X-linked spondyloepiphyseal dysplasia tarda is a condition that impairs bone growth and occurs almost exclusively in males.
The name of the condition indicates that it affects the bones of the spine (spondylo-) and the ends of long bones (epiphyses) in the arms and legs. "Tarda" indicates that signs and symptoms of this condition are not present at birth, but appear later in childhood, typically between ages 6 and 10.
Males with X-linked spondyloepiphyseal dysplasia tarda have skeletal abnormalities and short stature. Affected boys grow steadily until late childhood, when their growth slows. Their adult height ranges from 4 feet 6 inches (137 cm) to 5 feet 4 inches (163 cm). Impaired growth of the spinal bones (vertebrae) primarily causes the short stature. Spinal abnormalities include flattened vertebrae (platyspondyly) with hump-shaped bulges, progressive thinning of the discs between vertebrae, and an abnormal curvature of the spine (scoliosis or kyphosis). These spinal problems also cause back pain in people with this condition. Individuals with X-linked spondyloepiphyseal dysplasia tarda have a short torso and neck, and their arms are disproportionately long compared to their height.
Other skeletal features of X-linked spondyloepiphyseal dysplasia tarda include an abnormality of the hip joint that causes the upper leg bones to turn inward (coxa vara); multiple abnormalities of the epiphyses, including a short upper end of the thigh bone (femoral neck); and a broad, barrel-shaped chest. A painful joint condition called osteoarthritis that typically occurs in older adults often develops in early adulthood in people with X-linked spondyloepiphyseal dysplasia tarda and worsens over time, most often affecting the hips, knees, and shoulders.
The prevalence of X-linked spondyloepiphyseal dysplasia tarda is estimated to be 1 in 150,000 to 200,000 people worldwide.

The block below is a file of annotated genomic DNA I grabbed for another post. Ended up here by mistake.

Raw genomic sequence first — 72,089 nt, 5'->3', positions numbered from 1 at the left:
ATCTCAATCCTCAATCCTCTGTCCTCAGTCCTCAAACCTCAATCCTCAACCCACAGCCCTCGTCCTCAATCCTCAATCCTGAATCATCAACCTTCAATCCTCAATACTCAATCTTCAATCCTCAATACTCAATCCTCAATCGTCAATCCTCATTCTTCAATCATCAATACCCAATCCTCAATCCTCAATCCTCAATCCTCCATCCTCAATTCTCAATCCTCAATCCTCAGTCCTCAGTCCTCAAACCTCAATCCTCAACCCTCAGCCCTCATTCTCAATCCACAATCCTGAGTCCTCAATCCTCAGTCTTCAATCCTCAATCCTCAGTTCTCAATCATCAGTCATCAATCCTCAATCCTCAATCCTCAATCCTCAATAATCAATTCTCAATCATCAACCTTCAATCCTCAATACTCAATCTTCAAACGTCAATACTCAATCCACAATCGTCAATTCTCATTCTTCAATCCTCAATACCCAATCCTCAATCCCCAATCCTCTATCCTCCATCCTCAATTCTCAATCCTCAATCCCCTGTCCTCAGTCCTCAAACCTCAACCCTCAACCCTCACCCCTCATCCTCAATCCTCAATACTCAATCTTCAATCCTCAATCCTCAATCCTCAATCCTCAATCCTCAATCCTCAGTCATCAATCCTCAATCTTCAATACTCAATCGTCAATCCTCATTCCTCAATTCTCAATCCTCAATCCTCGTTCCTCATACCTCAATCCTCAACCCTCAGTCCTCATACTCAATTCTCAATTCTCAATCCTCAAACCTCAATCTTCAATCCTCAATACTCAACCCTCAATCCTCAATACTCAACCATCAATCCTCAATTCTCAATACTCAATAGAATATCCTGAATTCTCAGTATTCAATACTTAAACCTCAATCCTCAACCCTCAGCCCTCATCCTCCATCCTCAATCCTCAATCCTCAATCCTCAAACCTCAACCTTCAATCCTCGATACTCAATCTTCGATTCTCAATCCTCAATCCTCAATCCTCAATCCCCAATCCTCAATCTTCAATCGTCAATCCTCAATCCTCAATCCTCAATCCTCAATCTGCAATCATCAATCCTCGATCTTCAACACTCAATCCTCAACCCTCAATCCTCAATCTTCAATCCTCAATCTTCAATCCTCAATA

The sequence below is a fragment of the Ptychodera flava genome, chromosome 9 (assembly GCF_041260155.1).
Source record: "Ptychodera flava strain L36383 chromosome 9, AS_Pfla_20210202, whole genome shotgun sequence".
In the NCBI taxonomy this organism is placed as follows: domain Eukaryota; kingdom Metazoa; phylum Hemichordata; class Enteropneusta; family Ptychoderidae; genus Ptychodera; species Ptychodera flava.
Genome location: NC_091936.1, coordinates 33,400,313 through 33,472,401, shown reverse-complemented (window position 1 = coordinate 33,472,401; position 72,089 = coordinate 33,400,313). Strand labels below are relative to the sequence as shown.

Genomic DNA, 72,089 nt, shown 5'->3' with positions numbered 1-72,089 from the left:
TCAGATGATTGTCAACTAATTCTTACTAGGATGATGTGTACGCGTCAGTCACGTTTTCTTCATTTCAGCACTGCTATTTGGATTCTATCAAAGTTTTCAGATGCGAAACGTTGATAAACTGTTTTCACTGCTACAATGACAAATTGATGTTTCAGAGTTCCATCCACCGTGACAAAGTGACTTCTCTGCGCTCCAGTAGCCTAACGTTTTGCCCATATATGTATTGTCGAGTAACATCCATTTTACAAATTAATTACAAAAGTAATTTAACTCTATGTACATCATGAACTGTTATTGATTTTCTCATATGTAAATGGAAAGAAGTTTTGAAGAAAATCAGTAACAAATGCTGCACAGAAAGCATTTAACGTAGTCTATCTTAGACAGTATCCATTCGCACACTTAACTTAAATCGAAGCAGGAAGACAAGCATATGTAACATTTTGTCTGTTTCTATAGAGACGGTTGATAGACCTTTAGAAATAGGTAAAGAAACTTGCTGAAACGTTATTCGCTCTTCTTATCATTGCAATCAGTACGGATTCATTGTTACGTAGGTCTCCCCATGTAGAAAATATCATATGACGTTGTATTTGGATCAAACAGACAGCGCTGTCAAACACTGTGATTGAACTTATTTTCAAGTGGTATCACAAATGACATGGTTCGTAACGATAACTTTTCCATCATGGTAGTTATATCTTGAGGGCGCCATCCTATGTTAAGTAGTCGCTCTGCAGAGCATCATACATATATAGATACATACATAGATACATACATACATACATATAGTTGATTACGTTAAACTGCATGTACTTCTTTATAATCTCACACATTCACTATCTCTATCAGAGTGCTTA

Mutations in the TRAPPC2 gene cause X-linked spondyloepiphyseal dysplasia tarda. The TRAPPC2 gene provides instructions for producing the protein sedlin. Sedlin is part of a large group of proteins called the trafficking protein particle (TRAPP) complex, which plays a role in the transport of proteins between various cell compartments (organelles). Research shows that sedlin is required for transporting large proteins out of the endoplasmic reticulum, which is an organelle that is involved in protein processing and transport. For example, sedlin is needed to move large molecules called procollagens out of the endoplasmic reticulum so they can be processed by enzymes to create smaller mature collagen proteins, which strengthen and support connective tissues, such as skin, bone, cartilage, tendons, and ligaments.
Almost all TRAPPC2 gene mutations that cause X-linked spondyloepiphyseal dysplasia tarda result in a nonfunctional sedlin protein. As a result, large proteins, including procollagen, cannot be transported out of the endoplasmic reticulum. A lack of procollagen transport results in a decrease in mature collagen in cells and impairs the development of bones, cartilage, and other connective tissues. It is likely that this disruption in bone development leads to many of the signs and symptoms of X-linked spondyloepiphyseal dysplasia tarda, although it is unclear why the skeletal problems do not appear until later in childhood.
In about 10 percent of affected males, an identified mutation in the TRAPPC2 gene is not found. The cause of the condition in these individuals is unknown.
X-linked spondyloepiphyseal dysplasia tarda is inherited in an X-linked recessive pattern. The TRAPPC2 gene is located on the X chromosome, which is one of the two sex chromosomes. In males (who have only one X chromosome), one altered copy of the gene in each cell is sufficient to cause the condition. In females (who have two X chromosomes), a mutation must be present in both copies of the gene to cause the disorder. Males are affected by X-linked recessive disorders much more frequently than females. A characteristic of X-linked inheritance is that fathers cannot pass X-linked traits to their sons.
In X-linked recessive inheritance, a female with one mutated copy of the gene in each cell is called a carrier. She can pass on the altered gene, but usually does not experience signs and symptoms of the disorder. In rare cases, however, females who carry a TRAPPC2 gene mutation may develop osteoarthritis in early adulthood.